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WEIGHTS AND MEASURES Lecture –14 08-04-2012 DR. SHAHNAZ USMAN Associate Professor Dept. of Pharmaceutics RAKMHSU 1.

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Presentation on theme: "WEIGHTS AND MEASURES Lecture –14 08-04-2012 DR. SHAHNAZ USMAN Associate Professor Dept. of Pharmaceutics RAKMHSU 1."— Presentation transcript:

1 WEIGHTS AND MEASURES Lecture – DR. SHAHNAZ USMAN Associate Professor Dept. of Pharmaceutics RAKMHSU 1

2 ISOTONIC SOLUTION  When a solvent passes through a semi permeable membrane from a dilute solution into a more concentrated one, the concentrations become equalized and the phenomenon is known as osmosis.  The pressure responsible for this phenomenon is termed osmotic pressure and varies with the nature of the solute.  If the solute is a non-electrolyte, its solution contains only molecules and the osmotic pressure varies with the concentration of the solute. 2

3  If the solute is an electrolyte, its solution contains ions and the osmotic pressure varies with both the concentration of the solute and its degree of dissociation.  Thus, solutes that dissociate present a greater number of particles in solution and exert a greater osmotic pressure than un-dissociated molecules  Two solutions that have the same osmotic pressure are termed isosmotic. 3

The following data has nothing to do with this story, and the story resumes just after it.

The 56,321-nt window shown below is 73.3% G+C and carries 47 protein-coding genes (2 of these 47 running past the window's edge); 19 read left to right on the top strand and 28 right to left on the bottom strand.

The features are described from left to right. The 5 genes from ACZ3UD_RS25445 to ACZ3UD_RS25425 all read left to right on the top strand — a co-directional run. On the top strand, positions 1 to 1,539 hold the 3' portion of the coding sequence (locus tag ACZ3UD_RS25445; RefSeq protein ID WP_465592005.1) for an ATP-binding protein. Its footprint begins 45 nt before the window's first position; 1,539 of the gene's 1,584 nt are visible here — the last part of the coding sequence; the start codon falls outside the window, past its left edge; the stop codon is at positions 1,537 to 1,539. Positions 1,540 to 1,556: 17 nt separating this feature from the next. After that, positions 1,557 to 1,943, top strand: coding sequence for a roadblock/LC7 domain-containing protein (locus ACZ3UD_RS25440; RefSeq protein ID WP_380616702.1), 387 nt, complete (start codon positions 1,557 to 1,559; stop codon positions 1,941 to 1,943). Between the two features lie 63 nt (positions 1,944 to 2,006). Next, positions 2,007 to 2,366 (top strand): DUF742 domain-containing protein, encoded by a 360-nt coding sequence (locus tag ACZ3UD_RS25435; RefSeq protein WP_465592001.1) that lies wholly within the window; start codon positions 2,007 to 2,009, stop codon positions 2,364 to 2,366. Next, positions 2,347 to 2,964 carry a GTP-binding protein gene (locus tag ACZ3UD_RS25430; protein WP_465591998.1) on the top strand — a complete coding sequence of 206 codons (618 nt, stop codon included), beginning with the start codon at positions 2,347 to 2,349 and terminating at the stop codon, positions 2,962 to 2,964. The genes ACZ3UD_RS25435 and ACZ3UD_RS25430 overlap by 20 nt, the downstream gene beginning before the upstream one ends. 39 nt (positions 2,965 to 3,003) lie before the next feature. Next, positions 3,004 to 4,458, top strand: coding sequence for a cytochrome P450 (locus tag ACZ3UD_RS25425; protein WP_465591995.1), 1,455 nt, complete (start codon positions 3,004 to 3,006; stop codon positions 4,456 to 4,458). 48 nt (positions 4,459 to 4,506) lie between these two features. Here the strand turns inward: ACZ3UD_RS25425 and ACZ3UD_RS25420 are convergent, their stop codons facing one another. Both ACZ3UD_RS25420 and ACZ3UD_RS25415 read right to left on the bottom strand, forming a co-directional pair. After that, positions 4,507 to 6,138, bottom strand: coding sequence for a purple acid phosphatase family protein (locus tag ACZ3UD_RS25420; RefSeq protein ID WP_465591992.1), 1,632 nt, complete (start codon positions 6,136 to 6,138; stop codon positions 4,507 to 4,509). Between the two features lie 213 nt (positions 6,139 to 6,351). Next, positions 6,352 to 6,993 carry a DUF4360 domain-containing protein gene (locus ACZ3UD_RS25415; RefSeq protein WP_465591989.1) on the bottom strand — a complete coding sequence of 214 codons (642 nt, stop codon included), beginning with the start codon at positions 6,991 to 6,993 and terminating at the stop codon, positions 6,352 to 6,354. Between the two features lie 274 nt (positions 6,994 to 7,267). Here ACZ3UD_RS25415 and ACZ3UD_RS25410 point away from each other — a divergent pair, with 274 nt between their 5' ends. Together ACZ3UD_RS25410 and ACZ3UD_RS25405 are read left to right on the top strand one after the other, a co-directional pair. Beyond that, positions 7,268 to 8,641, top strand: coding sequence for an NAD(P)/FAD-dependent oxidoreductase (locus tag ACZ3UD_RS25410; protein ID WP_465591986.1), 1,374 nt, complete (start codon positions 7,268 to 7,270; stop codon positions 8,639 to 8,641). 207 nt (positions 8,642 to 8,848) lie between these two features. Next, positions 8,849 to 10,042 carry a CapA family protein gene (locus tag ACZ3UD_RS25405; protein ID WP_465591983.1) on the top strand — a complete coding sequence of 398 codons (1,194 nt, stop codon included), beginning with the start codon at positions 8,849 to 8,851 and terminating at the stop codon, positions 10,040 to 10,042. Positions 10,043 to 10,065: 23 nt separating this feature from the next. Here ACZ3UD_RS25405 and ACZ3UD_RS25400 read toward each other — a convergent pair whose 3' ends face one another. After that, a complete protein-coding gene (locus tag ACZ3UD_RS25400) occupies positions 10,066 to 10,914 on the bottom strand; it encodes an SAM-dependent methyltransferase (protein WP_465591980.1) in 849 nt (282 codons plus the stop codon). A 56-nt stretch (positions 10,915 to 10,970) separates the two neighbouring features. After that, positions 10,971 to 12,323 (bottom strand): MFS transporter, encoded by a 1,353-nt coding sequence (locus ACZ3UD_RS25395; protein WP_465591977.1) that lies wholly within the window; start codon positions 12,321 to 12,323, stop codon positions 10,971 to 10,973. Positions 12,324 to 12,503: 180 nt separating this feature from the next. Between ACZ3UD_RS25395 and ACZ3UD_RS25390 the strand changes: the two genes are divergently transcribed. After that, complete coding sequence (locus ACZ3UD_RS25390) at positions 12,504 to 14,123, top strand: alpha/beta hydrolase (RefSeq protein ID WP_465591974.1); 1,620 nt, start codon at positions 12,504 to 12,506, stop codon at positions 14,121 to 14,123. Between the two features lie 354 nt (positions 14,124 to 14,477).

4  A solution having the same osmotic pressure as a specific body fluid is termed isotonic (meaning of equal tone) with that specific body fluid.  Solutions of lower osmotic pressure than that of a body fluid are termed hypotonic  Those having a higher osmotic pressure are termed hypertonic.  It is generally accepted that for ophthalmic and parenteral administration, isotonic solutions are better tolerated by the patient than those at the extremes of hypo- and hyper-tonicity. 4

5  Most ophthalmic preparations are prepared and buffered at an appropriate pH, to duplicate ophthalmic tears, to reduce the irritation to the eye’s tissues and to maintain the stability of the preparations.  Injections that are not isotonic should be administered slowly and in small quantities to minimize tissue irritation, pain, and cell fluid imbalance.  Intravenous infusions, which are hypotonic or hypertonic, can have profound adverse effects because they generally are administered in large volumes. 5